Content

Introduction

Introduction

Aflatoxins are produced by the secondary metabolism (i.e. the metabolism induced in a plant organism by external factors) of some species of filamentous microfungi such as, for example,Aspergillus flavus and Aspergillus parasiticus. They can develop during cultivation, harvesting and storage on numerous products of vegetable origin such as cereals (with particular reference to corn), oil seeds (such as peanuts), spices, grains, dried and dried fruit.

Among the 17 types of aflatoxins identified so far, only five are considered important for their diffusion and toxicity: aflatoxins B1, B2, G1, G2 and aflatoxin M1.

The geographical distribution of the aflatoxin-producing fungi species shows their adaptation to hot / humid and very dry weather conditions. Crops from tropical and / or subtropical areas are, in fact, more frequently and severely contaminated but due to climate change also crops present in areas that currently have a temperate or cold climate could be affected in the future.

Risks to health

Risks to health

Aflatoxins have the ability to cause damage to health (toxicity) both in the short-medium term and chronic. The liver is the main target of aflatoxins: the one of greatest toxicological interest is undoubtedly aflatoxin B1 (AFB1) because it has an action on genes (genotoxic) and on the development of liver cancer (hepatocarcinogenic). In 1993, the International Agency for Research on Cancer classified aflatoxin B1 in Group 1, namely as carcinogen for humans.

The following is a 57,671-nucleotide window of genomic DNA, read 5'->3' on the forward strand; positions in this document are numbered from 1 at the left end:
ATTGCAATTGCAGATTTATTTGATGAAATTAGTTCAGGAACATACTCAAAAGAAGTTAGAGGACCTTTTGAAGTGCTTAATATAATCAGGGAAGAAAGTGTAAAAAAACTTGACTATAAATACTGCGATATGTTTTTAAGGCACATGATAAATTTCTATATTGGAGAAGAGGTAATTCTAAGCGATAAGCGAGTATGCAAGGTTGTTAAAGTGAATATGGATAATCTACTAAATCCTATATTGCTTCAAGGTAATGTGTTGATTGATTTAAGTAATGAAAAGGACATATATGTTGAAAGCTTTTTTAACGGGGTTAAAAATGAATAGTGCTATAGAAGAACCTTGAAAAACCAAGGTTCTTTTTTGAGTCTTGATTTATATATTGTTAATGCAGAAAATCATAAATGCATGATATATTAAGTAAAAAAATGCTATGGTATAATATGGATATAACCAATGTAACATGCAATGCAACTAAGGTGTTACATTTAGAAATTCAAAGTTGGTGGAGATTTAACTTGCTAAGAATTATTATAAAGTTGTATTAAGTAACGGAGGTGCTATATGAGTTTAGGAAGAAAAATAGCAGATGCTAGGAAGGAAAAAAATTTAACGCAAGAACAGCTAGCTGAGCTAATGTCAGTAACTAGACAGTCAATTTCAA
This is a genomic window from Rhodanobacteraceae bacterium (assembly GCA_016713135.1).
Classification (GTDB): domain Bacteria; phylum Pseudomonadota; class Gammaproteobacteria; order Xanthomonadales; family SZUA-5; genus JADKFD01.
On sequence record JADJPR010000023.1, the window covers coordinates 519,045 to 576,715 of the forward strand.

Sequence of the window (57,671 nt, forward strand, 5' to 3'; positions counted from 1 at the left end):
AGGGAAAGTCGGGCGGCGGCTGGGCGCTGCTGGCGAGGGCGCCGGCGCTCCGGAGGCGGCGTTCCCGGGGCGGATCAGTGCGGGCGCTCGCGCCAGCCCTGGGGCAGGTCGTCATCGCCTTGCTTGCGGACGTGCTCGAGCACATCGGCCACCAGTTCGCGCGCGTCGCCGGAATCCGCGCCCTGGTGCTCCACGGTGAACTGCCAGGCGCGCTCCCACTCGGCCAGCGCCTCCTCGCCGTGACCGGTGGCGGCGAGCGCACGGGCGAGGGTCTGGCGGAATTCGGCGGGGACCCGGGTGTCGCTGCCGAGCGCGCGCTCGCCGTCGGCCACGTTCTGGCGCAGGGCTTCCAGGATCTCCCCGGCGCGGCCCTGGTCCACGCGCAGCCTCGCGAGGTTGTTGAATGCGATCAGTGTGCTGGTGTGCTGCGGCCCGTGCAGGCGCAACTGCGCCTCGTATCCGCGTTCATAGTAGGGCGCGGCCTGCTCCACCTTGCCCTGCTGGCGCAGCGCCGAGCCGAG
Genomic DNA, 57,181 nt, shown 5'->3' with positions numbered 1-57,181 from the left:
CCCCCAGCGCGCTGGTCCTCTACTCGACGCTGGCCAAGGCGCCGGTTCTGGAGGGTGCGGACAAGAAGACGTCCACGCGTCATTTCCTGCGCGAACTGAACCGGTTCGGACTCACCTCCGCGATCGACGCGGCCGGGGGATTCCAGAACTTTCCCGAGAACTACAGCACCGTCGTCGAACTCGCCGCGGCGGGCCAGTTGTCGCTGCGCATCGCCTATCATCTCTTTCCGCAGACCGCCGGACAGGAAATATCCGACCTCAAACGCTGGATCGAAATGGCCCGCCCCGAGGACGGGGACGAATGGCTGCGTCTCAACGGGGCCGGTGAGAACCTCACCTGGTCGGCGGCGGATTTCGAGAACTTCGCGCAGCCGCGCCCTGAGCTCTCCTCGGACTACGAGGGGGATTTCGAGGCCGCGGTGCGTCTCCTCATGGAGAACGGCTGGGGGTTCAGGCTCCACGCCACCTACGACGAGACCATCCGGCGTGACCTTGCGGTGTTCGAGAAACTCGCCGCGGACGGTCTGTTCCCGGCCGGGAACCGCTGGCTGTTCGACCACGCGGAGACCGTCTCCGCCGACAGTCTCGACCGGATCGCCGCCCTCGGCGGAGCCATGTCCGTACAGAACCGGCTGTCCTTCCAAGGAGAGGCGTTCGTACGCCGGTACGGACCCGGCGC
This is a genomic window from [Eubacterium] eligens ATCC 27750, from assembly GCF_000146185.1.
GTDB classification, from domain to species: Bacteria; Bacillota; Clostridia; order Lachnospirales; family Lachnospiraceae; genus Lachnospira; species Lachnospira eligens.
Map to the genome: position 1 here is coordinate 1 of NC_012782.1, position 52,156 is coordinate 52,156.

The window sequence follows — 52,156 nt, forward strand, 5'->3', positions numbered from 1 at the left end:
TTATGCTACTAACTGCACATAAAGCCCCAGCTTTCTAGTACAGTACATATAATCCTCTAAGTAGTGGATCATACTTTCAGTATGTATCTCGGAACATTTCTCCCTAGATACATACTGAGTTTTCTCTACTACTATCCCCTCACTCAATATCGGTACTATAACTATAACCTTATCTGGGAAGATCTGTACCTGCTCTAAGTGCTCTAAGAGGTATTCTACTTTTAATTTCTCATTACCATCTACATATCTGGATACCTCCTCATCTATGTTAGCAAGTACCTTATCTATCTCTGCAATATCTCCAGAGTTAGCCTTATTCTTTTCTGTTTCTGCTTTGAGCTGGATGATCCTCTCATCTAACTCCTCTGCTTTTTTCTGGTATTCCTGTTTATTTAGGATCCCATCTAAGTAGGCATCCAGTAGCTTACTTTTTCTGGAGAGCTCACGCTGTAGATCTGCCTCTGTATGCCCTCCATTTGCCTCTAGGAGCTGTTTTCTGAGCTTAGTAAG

Among the metabolic transformation products of aflatoxin B1 (i.e. the transformations that make a substance taken by the body better assimilable or more easily eliminated), the most important for health is aflatoxin M1, a molecule that is found essentially in the milk from cattle, sheep and goats and is more easily transportable through the bloodstream. Its power to cause liver cancer is between 2 and 10% of that of type B1.

Exposure occurs mainly through food, but can also take place by inhalation and by contact with the skin, especially in the workplace (for example, feed mill operators).

Limits imposed by the European Union

Limits imposed by the European Union

At European level, Regulation (EU) 1881/2006 (consolidated text) sets the maximum limits that may be present in food products such as cereals, dried fruit, spices, baby products and milk as regards aflatoxin B1, the total aflatoxins, (AFB1 + AFB2 + AFG1 + AFG2) and the "aflatoxin M1.

The criteria followed in the Regulations to determine the maximum permitted levels of aflatoxin are essentially based on the difference between foods intended for human use that require physical treatments to reduce aflatoxin before the food is fit for consumption, and ready-made food products. Furthermore, to ensure a high level of safety of all ingredients in the food supply chains, European laws prohibit both the use of chemical agents to eliminate aflatoxins from contaminated products, and the possibility of mixing batches of compliant foods. with the maximum levels of aflatoxins established with those which, on the other hand, are not. It should also be noted that the maximum tolerable limits have been set both on the finished product and on the individual ingredients.